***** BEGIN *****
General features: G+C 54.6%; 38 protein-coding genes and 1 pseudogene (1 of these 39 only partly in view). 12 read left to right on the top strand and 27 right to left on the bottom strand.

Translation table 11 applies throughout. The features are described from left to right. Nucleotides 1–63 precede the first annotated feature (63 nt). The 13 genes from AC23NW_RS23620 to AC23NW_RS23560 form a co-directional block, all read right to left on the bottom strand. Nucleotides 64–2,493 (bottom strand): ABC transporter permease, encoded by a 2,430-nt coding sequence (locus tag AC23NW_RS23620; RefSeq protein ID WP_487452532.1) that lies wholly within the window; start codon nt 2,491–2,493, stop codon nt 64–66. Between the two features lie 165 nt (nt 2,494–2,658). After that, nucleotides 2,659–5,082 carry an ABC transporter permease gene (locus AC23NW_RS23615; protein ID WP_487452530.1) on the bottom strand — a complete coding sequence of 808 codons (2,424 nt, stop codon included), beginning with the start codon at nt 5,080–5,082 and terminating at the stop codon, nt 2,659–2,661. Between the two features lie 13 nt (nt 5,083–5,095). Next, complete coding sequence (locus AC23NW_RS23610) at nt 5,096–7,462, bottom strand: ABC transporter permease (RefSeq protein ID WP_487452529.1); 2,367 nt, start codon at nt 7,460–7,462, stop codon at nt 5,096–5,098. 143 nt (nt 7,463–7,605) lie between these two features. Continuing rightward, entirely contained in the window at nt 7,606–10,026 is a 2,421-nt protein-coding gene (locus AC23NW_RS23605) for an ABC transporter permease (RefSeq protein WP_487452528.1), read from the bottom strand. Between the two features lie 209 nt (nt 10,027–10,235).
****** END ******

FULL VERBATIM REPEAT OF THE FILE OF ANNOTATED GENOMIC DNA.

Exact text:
General features: G+C 54.6%; 38 protein-coding genes and 1 pseudogene (1 of these 39 only partly in view). 12 read left to right on the top strand and 27 right to left on the bottom strand.

Translation table 11 applies throughout. The features are described from left to right. Nucleotides 1–63 precede the first annotated feature (63 nt). The 13 genes from AC23NW_RS23620 to AC23NW_RS23560 form a co-directional block, all read right to left on the bottom strand. Nucleotides 64–2,493 (bottom strand): ABC transporter permease, encoded by a 2,430-nt coding sequence (locus tag AC23NW_RS23620; RefSeq protein ID WP_487452532.1) that lies wholly within the window; start codon nt 2,491–2,493, stop codon nt 64–66. Between the two features lie 165 nt (nt 2,494–2,658). After that, nucleotides 2,659–5,082 carry an ABC transporter permease gene (locus AC23NW_RS23615; protein ID WP_487452530.1) on the bottom strand — a complete coding sequence of 808 codons (2,424 nt, stop codon included), beginning with the start codon at nt 5,080–5,082 and terminating at the stop codon, nt 2,659–2,661. Between the two features lie 13 nt (nt 5,083–5,095). Next, complete coding sequence (locus AC23NW_RS23610) at nt 5,096–7,462, bottom strand: ABC transporter permease (RefSeq protein ID WP_487452529.1); 2,367 nt, start codon at nt 7,460–7,462, stop codon at nt 5,096–5,098. 143 nt (nt 7,463–7,605) lie between these two features. Continuing rightward, entirely contained in the window at nt 7,606–10,026 is a 2,421-nt protein-coding gene (locus AC23NW_RS23605) for an ABC transporter permease (RefSeq protein WP_487452528.1), read from the bottom strand. Between the two features lie 209 nt (nt 10,027–10,235).